Reprinted from The Washington Post
Rights Group Calls Police Activity in Trinidad Neighborhood Unconstitutional
By Del Quentin Wilber
Saturday, June 21, 2008; B02
A civil rights group filed a federal lawsuit yesterday to halt the D.C. police department’s new checkpoint initiative, arguing that it is unconstitutional to screen motorists and prevent some from entering certain neighborhoods.
The Partnership for Civil Justice filed the suit on behalf of four District residents who alleged that the checkpoints, set up after a stretch of deadly violence in Northeast Washington, led to “widespread civil rights violations.” The suit seeks to bar police from using the program anywhere in the city.
“It is very clear that the District of Columbia is engaged in an unprecedented and unconstitutional system of suspicionless stops and seizures,” Mara Verheyden-Hilliard, an attorney with the civil rights group, said in an interview.
Responding to a spate of shootings, including a triple homicide, D.C. police set up a checkpoint in the Trinidad area of Northeast Washington to prevent potential gunmen from entering the neighborhood in cars. At random times during a six-day period that ended June 12, officers questioned drivers to make sure they had a “legitimate” purpose for heading into the neighborhood. Some were denied entry. D.C. police hailed the program as a success, noting that no one was killed in the area while the program was running.
Nevertheless, the suit says the tactics were “neither constitutional, nor effective.”
“The District’s military-style roadblock system was deployed, in part, to give the appearance that the government is addressing” residents’ hopes for safe neighborhoods, the suit states.
The lawsuit was filed as a class action to cover all people affected by the program. It also is seeking to stop a years-long initiative in which D.C. police use an array of checkpoints to collect information from drivers and their passengers all over the city. That information is entered into police computer systems used by law-enforcement officials.
D.C. police Chief Cathy L. Lanier said that she worked with the D.C. attorney general’s and the U.S. attorney’s offices on the checkpoint program and that she had a “legal sufficiency memo” before she went forward with the plan. She has said the Neighborhood Safety Zones could be set up in other areas if the need arises.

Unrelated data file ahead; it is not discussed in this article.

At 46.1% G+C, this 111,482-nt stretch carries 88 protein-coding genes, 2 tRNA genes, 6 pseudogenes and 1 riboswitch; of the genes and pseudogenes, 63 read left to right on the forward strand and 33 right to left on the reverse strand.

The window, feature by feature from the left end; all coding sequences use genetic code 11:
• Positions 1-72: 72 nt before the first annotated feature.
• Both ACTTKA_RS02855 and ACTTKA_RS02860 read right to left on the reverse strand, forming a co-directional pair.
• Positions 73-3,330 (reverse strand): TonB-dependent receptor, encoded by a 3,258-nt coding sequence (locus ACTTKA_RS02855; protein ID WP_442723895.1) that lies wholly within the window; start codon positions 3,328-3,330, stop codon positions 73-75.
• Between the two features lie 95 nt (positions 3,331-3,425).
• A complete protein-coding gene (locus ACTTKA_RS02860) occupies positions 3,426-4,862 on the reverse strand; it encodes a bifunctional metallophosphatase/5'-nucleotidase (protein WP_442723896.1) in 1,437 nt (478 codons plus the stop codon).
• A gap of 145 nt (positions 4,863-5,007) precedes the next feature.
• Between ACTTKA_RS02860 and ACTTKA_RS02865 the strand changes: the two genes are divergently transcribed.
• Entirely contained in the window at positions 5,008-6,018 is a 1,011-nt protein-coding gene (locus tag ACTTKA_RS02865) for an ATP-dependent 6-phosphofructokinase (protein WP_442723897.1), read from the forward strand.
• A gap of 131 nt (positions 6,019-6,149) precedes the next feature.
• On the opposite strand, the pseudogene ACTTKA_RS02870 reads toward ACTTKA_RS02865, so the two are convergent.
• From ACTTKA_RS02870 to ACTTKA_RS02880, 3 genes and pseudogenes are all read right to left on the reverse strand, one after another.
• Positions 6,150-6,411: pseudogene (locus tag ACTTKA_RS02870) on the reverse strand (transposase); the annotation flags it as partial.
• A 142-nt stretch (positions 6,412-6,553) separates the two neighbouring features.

“I count on the attorneys to give me guidance. I don’t ever act in a vacuum,” Lanier said. “I run everything I do by them if I have any concern at all to make sure I do things the right way.”
Interim Attorney General Peter Nickles has said that he thoroughly vetted the plan. But at a hearing this week, some D.C. Council members said they had doubts about its legality.
Nickles said yesterday that he had reviewed the lawsuit and that it “seems like an academic treatise that is heavy on the rhetoric but not very heavy on any analysis” of the law. He reiterated his belief that the law is on the city’s side.
The lawsuit alleges that four D.C. residents were among those blocked from entering. Caneisha Mills, a Howard University student and hotel worker, said in the suit that she was turned away from Trinidad on June 7 when she refused to give police her identity or information about her activities.
Sarah Sloan, 27, a volunteer for the A.N.S.W.E.R. Coalition, an antiwar and social advocacy group, reported that she was turned away June 11. In an interview, she said she was prevented from entering Trinidad when she refused to give officers details about who she was planning to meet.
“They asked me what I was doing, and I said I was going to a political meeting,” Sloan said. “They asked me to give them more information about that meeting, but I didn’t feel like I had to give them more details.”
The American Civil Liberties Union, which monitored some of the activity, also has been considering a lawsuit. But one of the group’s lawyers said yesterday that a lawsuit might be premature.
“We had been of the view that, given the fact that the police department had suspended activity in Trinidad and had no current plans to continue the activity, it may be better to wait and see if they undertake some future action,” said Johnny Barnes, executive director of the ACLU National Capital Area. He added that ACLU lawyers would be in contact with the Partnership for Civil Justice and could join the litigation later.
Staff writer Allison Klein contributed to this report.
Read this article on The Washington Post site